Now, I know that she is a well educated scholar who has done extensive research on this topic, but my own personal experiences with my teen aged children and my own students make me wonder about some of her claims. To begin with, both my boys, much like me, dislike talking on the phone for anything other than purely pragmatic purposes, yet we are lovers of radio and podcasts. When communicating with family, we prefer face to face interactions, or the next best thing, the written word. We enjoy long conversations at the dinner table, in the car, or on walks with the dog. Both sons write long text messages in complete sentences and tell me that they care about word choice and punctuation, knowing how imprecise diction and punctuation can skew a message. These are young people who have grown up with computers and cell phones. On the other hand, my over 60 husband frequently sends out messages, sans punctuation, which leave me frothing at the mouth in frustration as I try to figure out his possible meaning.

Another idea raised by Turkle bothered me. She talked about students exhibiting a decline in empathy, yet I see students involved, concerned for the planet, for refugees, for social justice. In Canada, we elected a young Prime Minister whose philosophies of inclusion and social justice are humanitarian and grounded in empathy. She said that the markers of empathy in children have declined in the past ten years.

Yet, I was reminded of a British documentary series which followed the lives of school children as a sociological experiment. The series recorded observations and interviews with the children every seven years starting in 1964.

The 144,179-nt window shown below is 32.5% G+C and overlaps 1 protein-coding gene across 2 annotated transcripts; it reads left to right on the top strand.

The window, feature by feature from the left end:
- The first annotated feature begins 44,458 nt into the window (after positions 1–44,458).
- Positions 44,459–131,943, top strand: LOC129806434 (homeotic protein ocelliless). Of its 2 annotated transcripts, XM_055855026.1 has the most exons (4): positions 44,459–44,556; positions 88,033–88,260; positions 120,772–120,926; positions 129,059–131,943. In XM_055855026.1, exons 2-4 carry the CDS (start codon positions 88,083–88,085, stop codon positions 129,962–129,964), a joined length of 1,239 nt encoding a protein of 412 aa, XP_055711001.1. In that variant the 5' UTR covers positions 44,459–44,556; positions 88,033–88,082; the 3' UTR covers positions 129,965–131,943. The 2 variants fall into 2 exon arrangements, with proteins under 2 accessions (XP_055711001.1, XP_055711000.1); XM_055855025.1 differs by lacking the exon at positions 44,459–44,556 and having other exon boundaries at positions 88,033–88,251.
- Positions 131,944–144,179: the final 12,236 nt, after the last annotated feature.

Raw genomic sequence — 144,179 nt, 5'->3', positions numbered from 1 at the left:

In the first series of the documentary, 7 Up, young British children are seen throwing rocks at a Polar Bear in the zoo, and at the 7 minute mark of the video, the audience witnesses two young school boys having a full on fist fight in the school yard while others carry on playing, and a teacher is slow to respond. In interviews, the children say that they are “concerned for the poor”. I wondered if there is a gap between the action and the word.

And as I scrolled through my Twitter feed over coffee, this Upworthy video called Cyber Seniors appeared. I open the video file and watched this with my husband:

There is a Senior’s residence right beside my son’s high school, so I’ve resolved to bring this idea to the school Administration. What a wonderful way for students to contribute to the community, to learn about patience, and teaching someone else is always the best way to learn.

This idea that New Year’s Eve gives me time to reflect upon the past and prepare for 2016 requires that I step outside of my own experience and reflect. With or without technological connection, I must do this. Language, whether spoken, or written, always mediates between the lived and the shared experience. I do think Sherry Turkle’s message is important; we are connected but alone. But, technology can document our experience and allow us to emotionally, if not physically, connect and hopefully, empathize. Technology is full of possibilities, if we choose.

As with anything new, time must pass, observations must be made, and reflections on the purpose and meaning must be drawn. And where there are gaps, whether they be economic, academic, or otherwise, the reflective empathetic person is called to action, called to possibilities.

May your year be full of possibilities and poetry.